Considering whether a medical device company was entitled to obtain a trademark registration for its design of a closure cap for medical collection tubes, the U.S. Court of Appeals for the Federal Circuit affirmed a final decision of the Trademark Trial and Appeal Board (TTAB) that the design could not be registered because it is functional. In re Becton, Dickinson and Co., Case No. 11-1111 (Fed. Cir., Apr. 12, 2012) (Clevenger, J.) (Linn, J. dissenting)
Becton, Dickinson (BD) applied to register a particular design of a closure cap for blood collection tubes. The trademark examining attorney refused registration under 15 U.S.C. § 1052(e)(5) on the grounds that the cap design is functional, as well as on the basis that even if the design is non-functional, the cap design is a non-distinctive configuration of the goods under 15 U.S.C. §§ 1051-1052 and 1127. A shape or design is “functional,” and therefore may not be protected as a trademark, if it is “essential to the use or purpose of the article or affects the cost or quality of the article.” TrafFix Devices, Inc. v. Marketing Displays, Inc. (see IP Update, Vol. 4, No. 4). The examining attorney requested that BD provide additional information concerning the cap design. BD did, providing several of its utility and design patents, samples of advertising materials and photographs of medical closure caps manufactured by third parties. The examining attorney issued a final refusal and BD appealed to the TTAB.
The TTAB assessed the design’s utilitarian functionality under the Morton-Norwich factors: the existence of a design patent disclosing the utilitarian advantages of the design sought to be registered; advertising by applicant that touts the utilitarian advantages of the design; whether the design results from a comparatively simple or inexpensive method of manufacture; and the availability of alternative designs. The Board found applicant’s cap to be a functional design based on the first two factors. A utility patent disclosed at least two utilitarian advantages of the cap’s design and thus supported functionality. Also, some of BD’s advertising materials extolled the utilitarian advantages of several design features of the proposed mark. Becton, Dickinson appealed.
On appeal, the majority of the Federal Circuit agreed with the TTAB, finding substantial evidence supporting the first two Morton-Norwich factors. First, the Court noted that the utility patent disclosing features of applicant’s cap design was strong evidence of functionality. BD argued that the references should not be given such probative value because they were found in the specification of the patent and not the actual patent claims. The Court rebuffed the argument, explaining it was not limited to consider only the actual patent claims in evaluating trademark functionality. The Court also gave great weight to BD’s own advertising materials touting the utilitarian advantages of its design.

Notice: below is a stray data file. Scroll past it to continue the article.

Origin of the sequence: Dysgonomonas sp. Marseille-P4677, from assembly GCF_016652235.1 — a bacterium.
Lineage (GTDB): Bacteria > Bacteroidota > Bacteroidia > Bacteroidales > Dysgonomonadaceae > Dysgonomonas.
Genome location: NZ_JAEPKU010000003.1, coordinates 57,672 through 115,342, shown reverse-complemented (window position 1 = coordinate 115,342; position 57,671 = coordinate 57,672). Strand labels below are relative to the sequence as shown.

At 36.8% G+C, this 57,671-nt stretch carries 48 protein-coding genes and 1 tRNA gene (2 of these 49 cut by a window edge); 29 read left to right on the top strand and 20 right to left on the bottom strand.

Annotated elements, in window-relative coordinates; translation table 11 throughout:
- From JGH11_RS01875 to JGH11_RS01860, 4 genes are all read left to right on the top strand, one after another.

In dissent, Judge Linn argued that the Board and majority improperly compared the functional features against the non-functional features of applicant’s cap design to determine whether the mark as a whole is functional and non-registerable. “The proper inquiry,” Judge Linn explained, “is to examine the degree to which the mark as a whole is dictated by utilitarian concerns (functional or economic superiority) or is arbitrary (‘without complete deference to utility’).” In other words, if a particular design is not required to look the way it does, the design is non-functional. Further, Judge Linn stated that more weight should have been given to the third and fourth Morton-Norwich factors, i.e., existence of alternative designs and whether the design resulted in a less expensive method of manufacture. Linn argued that the TTAB and the majority discounted “the most probative evidence submitted” in the case which were the design patents and third-party alternative designs. Linn explained that three distinct design patents showed that the shape of the container could be varied and still perform the same function, weighing against a finding of functionality. Linn explained that even though BD’s advertising materials may be viewed supporting finding of functionality, those same materials could also be viewed supporting non-functionality because they showed the existence of alternative cap designs different from the mark.